JACKSON, Miss. (WJTV) – Felicia Beasley was in need of a new kidney when she had a MRI at the University of Mississippi Medical Center (UMMC) as part of her preparations to get on the transplant waiting list.
However, the scan revealed she had two brain aneurysms. This particular aneurysm occurs when the wall of an artery or vessel in the brain develops an abnormal bulging or ballooning. That area fills with blood, and it can rupture and cause cognitive loss or death.
It must be surgically repaired to block the flow of blood to the aneurysm bulge.
“I was in shock,” said Beasley, who is disabled, on dialysis and lives in Brookhaven. “It was very surprising.”
According to UMMC leaders, Beasley’s caregivers advised her to give the aneurysms prompt attention and referred her to Dr. Allison Strickland, an assistant professor in the Department of Neurosurgery. “She did the ‘WEB’ on me,” Beasley said of her April 29 procedure.
The WEB, a medical abbreviation for Woven EndoBridge System, which is a tiny basket-like device made from very fine wires braided together to form a flexible, expanding mesh. Strickland used a catheter to pass the WEB device through an artery in Beasley’s arm and into the aneurysm. The WEB device sits inside the aneurysm and causes it to clot, or thrombose. The aneurysm is then not at risk of rupture.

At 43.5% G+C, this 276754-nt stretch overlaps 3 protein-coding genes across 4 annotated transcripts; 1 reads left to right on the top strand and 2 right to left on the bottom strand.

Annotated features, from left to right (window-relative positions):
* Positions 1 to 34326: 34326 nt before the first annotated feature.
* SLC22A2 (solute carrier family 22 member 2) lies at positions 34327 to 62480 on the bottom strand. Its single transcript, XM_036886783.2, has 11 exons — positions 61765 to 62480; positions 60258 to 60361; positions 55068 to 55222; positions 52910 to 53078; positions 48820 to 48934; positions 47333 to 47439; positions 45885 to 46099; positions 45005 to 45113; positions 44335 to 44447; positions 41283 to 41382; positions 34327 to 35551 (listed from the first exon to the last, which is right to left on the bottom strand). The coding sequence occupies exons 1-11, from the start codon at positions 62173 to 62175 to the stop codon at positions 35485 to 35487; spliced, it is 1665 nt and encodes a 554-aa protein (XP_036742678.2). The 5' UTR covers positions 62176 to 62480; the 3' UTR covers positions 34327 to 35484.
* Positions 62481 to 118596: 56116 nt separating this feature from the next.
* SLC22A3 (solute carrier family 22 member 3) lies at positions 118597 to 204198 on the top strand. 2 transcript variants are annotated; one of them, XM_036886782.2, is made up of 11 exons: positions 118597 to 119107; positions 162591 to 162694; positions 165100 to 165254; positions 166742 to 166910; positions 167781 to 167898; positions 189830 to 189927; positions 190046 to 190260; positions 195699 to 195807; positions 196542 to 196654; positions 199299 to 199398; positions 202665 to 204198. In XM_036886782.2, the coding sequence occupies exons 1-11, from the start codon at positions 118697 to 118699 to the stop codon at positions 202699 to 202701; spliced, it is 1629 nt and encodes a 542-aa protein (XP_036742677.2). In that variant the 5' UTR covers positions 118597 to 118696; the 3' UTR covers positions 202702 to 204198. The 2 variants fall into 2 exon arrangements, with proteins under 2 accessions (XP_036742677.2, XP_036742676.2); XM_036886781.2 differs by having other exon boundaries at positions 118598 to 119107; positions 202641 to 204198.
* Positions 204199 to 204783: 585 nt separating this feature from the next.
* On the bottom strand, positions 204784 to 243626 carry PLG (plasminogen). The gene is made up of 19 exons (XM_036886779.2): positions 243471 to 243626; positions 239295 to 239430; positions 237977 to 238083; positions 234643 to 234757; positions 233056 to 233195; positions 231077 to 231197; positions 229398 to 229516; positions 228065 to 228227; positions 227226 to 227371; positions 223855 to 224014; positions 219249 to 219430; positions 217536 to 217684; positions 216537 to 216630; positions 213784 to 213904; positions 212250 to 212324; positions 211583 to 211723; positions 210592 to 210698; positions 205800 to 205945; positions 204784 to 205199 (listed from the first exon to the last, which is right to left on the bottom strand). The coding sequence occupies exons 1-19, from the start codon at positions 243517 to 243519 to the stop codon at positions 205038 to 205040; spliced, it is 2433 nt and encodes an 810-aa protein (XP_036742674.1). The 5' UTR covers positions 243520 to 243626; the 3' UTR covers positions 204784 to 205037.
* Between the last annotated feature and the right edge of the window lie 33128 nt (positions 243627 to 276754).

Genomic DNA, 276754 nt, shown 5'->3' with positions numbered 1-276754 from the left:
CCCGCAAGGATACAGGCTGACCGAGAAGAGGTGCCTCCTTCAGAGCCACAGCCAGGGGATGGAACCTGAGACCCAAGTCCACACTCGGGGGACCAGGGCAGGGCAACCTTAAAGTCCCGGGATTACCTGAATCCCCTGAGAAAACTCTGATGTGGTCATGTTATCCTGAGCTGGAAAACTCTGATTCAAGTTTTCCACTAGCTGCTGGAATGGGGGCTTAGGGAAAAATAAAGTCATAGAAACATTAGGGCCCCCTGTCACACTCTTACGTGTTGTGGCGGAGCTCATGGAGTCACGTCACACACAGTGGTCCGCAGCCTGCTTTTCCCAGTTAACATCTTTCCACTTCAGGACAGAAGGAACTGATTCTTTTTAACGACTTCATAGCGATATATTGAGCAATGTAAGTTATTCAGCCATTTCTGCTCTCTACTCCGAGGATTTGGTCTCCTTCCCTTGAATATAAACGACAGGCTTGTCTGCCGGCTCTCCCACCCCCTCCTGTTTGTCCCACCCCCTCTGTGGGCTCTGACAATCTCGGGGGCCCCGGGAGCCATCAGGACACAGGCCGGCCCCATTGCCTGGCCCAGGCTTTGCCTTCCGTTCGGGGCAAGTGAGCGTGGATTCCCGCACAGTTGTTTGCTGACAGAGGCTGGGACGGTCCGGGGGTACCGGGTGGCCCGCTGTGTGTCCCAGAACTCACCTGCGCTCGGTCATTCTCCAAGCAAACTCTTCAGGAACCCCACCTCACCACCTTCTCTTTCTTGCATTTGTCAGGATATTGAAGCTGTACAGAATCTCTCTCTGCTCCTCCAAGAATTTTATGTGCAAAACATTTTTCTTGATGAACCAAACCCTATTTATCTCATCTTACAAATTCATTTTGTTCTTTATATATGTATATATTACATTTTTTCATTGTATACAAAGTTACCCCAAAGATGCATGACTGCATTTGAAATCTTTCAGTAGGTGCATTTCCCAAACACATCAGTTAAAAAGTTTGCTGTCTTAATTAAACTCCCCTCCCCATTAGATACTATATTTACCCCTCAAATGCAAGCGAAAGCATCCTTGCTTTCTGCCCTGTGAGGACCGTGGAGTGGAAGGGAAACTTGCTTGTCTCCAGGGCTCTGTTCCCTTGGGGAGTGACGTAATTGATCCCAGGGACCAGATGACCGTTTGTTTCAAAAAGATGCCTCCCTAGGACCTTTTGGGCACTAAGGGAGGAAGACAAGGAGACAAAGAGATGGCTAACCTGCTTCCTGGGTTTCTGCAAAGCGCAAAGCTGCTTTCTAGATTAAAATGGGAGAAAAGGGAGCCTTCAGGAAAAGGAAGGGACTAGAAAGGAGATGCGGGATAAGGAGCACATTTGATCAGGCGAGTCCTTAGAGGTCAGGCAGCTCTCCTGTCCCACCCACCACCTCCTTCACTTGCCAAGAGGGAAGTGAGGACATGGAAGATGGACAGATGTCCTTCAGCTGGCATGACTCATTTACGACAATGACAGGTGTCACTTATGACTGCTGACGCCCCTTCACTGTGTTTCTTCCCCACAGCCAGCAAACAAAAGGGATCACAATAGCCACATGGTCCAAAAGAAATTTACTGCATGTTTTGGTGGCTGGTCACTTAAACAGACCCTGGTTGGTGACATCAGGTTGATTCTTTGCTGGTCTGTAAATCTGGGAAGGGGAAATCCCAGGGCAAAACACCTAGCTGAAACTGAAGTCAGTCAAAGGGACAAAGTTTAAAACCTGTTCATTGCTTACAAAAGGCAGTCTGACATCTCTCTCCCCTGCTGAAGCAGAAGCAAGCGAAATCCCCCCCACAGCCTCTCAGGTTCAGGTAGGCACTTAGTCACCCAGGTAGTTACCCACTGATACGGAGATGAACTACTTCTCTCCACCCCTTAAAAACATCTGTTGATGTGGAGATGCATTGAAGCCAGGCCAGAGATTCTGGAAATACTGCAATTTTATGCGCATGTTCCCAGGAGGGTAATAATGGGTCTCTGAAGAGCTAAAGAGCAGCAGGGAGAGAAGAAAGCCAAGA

Passing the web device through a catheter in a patient’s arm is less invasive.
“She had a pretty good-sized basilar tip aneurysm,” Strickland said. “She was a great candidate for the WEB.”
Beasley’s polycystic kidney disease may have played a role because it can be associated with an elevated risk of developing a brain aneurysm. The disease is an inherited disorder that results in fluid-filled sacs in the kidneys, and it usually increases blood pressure, which can put stress on blood vessels.
Of Beasley’s two aneurysms, the larger one “was definitely at a higher risk of rupture,” so the decision was made to treat it first, Strickland said. The second, smaller aneurysm can be surgically repaired later, without using the WEB.
The procedure is done in UMMC’s Interventional Radiology Suite, which opened in September 2020. Patients receive general anesthesia for the procedure, and they stay overnight for observation in the neuroscience ICU before going home the next day.